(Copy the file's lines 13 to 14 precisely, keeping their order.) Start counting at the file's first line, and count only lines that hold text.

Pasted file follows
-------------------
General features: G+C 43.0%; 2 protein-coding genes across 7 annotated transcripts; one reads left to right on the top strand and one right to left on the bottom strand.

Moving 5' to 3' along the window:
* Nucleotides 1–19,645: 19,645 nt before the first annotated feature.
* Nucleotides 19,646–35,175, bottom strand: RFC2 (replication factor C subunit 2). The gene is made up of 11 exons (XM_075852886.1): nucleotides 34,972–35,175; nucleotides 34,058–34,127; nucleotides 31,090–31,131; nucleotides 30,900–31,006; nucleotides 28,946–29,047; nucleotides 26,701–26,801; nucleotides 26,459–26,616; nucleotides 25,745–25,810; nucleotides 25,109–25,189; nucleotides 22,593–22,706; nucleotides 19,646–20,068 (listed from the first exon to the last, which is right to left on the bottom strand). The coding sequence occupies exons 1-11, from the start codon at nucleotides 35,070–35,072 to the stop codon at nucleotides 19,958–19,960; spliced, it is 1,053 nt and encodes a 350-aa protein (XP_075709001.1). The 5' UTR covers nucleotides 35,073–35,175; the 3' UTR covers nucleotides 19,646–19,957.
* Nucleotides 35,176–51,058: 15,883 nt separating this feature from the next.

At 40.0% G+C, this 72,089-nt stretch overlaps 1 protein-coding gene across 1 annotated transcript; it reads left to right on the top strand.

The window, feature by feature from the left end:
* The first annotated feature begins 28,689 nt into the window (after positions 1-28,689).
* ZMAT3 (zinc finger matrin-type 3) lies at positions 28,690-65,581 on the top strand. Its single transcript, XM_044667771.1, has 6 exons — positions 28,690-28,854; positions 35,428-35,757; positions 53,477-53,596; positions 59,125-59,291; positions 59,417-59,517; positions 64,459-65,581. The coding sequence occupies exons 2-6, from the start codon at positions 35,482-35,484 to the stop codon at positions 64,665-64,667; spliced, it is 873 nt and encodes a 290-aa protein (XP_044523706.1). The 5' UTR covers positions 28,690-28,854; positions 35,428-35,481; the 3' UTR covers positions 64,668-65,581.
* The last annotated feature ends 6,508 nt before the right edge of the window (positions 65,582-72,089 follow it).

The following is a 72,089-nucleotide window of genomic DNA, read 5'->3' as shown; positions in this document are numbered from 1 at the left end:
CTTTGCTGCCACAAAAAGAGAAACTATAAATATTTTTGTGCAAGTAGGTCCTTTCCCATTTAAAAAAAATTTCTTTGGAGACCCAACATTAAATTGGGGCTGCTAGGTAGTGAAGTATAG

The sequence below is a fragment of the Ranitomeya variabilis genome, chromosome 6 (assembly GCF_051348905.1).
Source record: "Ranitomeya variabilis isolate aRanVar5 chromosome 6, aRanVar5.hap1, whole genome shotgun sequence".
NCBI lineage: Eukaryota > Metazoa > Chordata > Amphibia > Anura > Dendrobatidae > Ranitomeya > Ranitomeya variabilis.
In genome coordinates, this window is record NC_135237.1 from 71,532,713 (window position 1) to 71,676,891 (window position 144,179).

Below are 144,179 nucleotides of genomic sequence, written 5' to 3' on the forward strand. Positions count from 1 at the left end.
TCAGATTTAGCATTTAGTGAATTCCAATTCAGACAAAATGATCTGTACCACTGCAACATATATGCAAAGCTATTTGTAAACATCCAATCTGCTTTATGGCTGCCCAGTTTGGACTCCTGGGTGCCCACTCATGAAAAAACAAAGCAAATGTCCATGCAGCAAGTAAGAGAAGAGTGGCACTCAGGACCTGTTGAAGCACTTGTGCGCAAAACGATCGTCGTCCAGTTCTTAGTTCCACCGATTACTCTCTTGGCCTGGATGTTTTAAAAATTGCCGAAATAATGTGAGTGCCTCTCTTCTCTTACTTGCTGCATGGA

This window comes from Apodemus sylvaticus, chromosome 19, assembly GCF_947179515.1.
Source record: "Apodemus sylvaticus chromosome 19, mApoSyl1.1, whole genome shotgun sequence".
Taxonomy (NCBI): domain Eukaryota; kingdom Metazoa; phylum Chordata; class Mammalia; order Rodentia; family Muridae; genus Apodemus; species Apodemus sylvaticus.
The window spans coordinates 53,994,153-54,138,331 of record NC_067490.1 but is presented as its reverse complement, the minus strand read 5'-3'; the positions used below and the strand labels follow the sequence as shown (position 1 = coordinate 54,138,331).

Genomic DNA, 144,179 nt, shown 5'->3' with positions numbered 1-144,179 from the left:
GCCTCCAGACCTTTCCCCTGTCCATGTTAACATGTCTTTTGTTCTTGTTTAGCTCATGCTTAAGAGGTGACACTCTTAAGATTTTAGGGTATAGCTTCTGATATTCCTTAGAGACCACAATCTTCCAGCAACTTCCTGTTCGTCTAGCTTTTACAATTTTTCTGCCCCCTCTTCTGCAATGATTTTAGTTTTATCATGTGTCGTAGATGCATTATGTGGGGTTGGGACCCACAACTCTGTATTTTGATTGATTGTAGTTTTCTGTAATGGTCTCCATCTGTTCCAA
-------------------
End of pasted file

The sequence below is a fragment of the Ranitomeya variabilis genome, chromosome 6 (assembly GCF_051348905.1).
Source record: "Ranitomeya variabilis isolate aRanVar5 chromosome 6, aRanVar5.hap1, whole genome shotgun sequence".